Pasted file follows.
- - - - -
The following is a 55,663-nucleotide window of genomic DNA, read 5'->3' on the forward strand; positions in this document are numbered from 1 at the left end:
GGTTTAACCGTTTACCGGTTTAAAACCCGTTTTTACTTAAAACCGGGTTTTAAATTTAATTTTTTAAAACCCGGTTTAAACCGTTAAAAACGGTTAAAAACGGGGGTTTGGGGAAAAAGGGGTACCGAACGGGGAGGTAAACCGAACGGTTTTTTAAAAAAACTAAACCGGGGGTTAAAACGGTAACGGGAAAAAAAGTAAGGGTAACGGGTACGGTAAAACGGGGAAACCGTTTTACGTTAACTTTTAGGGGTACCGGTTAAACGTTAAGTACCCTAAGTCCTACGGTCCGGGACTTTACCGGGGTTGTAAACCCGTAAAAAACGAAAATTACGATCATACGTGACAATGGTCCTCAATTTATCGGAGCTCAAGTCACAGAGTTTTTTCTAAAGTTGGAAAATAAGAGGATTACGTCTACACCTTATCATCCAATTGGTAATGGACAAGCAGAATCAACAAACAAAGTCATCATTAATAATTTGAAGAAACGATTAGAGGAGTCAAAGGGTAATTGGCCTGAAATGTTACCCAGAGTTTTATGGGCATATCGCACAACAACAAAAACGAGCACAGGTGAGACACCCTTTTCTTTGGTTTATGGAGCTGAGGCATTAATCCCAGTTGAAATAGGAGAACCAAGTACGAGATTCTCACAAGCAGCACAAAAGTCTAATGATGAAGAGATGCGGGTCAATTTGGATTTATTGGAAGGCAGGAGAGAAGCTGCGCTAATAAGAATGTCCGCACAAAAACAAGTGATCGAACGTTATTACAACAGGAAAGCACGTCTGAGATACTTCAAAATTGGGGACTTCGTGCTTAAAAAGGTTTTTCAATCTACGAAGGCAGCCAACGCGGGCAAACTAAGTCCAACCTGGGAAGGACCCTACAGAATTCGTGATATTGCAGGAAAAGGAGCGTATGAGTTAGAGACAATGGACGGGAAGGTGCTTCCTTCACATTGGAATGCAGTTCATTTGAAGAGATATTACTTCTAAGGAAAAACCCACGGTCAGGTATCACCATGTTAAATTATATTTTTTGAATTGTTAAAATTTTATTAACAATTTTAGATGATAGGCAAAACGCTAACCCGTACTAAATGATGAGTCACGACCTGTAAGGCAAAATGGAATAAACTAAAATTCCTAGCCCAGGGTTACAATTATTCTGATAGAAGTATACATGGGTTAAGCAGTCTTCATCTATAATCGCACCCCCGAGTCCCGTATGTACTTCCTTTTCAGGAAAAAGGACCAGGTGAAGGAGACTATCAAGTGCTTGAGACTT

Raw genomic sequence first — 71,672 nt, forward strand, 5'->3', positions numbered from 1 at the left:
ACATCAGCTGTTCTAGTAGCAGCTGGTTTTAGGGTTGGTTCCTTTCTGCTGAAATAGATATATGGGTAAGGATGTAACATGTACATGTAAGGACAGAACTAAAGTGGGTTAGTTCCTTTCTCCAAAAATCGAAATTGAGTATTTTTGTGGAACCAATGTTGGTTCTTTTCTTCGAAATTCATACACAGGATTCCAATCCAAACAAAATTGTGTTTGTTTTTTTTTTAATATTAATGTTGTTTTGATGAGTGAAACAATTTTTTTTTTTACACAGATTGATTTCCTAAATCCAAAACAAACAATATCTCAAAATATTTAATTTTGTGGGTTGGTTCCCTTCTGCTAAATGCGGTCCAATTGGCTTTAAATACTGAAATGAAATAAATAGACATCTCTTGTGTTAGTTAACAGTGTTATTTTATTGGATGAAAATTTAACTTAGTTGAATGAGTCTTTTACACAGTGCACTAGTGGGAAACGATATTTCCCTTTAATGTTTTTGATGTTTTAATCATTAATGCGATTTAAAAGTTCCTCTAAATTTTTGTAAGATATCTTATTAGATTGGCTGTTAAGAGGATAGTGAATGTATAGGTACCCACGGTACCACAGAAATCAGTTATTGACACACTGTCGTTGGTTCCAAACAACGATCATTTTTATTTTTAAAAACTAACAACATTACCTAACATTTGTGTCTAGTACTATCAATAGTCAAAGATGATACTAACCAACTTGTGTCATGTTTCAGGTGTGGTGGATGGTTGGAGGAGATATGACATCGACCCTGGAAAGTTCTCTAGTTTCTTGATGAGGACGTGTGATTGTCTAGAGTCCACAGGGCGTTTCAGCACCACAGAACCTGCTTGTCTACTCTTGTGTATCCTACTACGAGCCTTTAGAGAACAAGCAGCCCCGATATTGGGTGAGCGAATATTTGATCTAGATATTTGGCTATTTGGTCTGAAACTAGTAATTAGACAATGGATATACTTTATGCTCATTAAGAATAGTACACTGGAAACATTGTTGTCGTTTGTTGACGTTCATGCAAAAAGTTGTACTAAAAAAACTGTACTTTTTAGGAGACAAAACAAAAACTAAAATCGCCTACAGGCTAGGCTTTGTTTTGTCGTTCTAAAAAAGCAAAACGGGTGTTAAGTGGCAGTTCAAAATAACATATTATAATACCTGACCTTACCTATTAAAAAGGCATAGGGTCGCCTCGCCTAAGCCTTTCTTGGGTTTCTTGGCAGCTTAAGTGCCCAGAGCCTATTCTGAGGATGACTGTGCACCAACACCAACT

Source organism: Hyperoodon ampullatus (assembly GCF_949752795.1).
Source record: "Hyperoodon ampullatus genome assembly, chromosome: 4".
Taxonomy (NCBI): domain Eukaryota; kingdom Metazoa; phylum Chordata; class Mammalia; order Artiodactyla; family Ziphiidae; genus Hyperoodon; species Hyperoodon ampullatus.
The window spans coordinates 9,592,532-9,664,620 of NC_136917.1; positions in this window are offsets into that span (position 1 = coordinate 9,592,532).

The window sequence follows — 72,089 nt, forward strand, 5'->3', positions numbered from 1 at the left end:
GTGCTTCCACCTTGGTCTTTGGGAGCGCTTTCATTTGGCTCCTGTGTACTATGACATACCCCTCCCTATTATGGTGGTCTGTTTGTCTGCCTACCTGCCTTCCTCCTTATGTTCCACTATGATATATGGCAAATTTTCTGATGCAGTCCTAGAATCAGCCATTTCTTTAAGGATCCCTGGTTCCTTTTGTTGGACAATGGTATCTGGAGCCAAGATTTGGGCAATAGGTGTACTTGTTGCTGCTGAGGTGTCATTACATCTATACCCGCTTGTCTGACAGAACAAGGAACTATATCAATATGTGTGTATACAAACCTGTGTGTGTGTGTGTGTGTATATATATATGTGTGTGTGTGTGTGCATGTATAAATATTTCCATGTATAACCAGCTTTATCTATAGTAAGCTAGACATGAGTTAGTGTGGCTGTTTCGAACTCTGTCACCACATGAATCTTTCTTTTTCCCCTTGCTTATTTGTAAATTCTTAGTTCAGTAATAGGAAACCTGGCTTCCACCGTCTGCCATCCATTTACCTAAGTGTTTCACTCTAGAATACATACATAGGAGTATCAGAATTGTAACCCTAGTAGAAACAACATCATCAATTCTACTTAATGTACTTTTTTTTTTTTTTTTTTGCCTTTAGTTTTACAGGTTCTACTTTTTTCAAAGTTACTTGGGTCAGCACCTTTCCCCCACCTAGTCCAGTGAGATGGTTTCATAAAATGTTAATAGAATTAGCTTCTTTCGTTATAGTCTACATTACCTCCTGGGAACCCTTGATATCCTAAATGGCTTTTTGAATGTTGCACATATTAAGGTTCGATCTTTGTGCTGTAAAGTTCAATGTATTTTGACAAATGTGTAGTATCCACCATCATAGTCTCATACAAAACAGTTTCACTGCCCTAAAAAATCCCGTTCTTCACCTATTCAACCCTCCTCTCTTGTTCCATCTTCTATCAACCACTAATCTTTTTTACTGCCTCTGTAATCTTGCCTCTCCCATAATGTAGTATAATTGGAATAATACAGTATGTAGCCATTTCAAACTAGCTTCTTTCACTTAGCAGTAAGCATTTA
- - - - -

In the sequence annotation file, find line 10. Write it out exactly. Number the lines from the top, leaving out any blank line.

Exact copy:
GTGCTTCCACCTTGGTCTTTGGGAGCGCTTTCATTTGGCTCCTGTGTACTATGACATACCCCTCCCTATTATGGTGGTCTGTTTGTCTGCCTACCTGCCTTCCTCCTTATGTTCCACTATGATATATGGCAAATTTTCTGATGCAGTCCTAGAATCAGCCATTTCTTTAAGGATCCCTGGTTCCTTTTGTTGGACAATGGTATCTGGAGCCAAGATTTGGGCAATAGGTGTACTTGTTGCTGCTGAGGTGTCATTACATCTATACCCGCTTGTCTGACAGAACAAGGAACTATATCAATATGTGTGTATACAAACCTGTGTGTGTGTGTGTGTGTATATATATATGTGTGTGTGTGTGTGCATGTATAAATATTTCCATGTATAACCAGCTTTATCTATAGTAAGCTAGACATGAGTTAGTGTGGCTGTTTCGAACTCTGTCACCACATGAATCTTTCTTTTTCCCCTTGCTTATTTGTAAATTCTTAGTTCAGTAATAGGAAACCTGGCTTCCACCGTCTGCCATCCATTTACCTAAGTGTTTCACTCTAGAATACATACATAGGAGTATCAGAATTGTAACCCTAGTAGAAACAACATCATCAATTCTACTTAATGTACTTTTTTTTTTTTTTTTTTGCCTTTAGTTTTACAGGTTCTACTTTTTTCAAAGTTACTTGGGTCAGCACCTTTCCCCCACCTAGTCCAGTGAGATGGTTTCATAAAATGTTAATAGAATTAGCTTCTTTCGTTATAGTCTACATTACCTCCTGGGAACCCTTGATATCCTAAATGGCTTTTTGAATGTTGCACATATTAAGGTTCGATCTTTGTGCTGTAAAGTTCAATGTATTTTGACAAATGTGTAGTATCCACCATCATAGTCTCATACAAAACAGTTTCACTGCCCTAAAAAATCCCGTTCTTCACCTATTCAACCCTCCTCTCTTGTTCCATCTTCTATCAACCACTAATCTTTTTTACTGCCTCTGTAATCTTGCCTCTCCCATAATGTAGTATAATTGGAATAATACAGTATGTAGCCATTTCAAACTAGCTTCTTTCACTTAGCAGTAAGCATTTA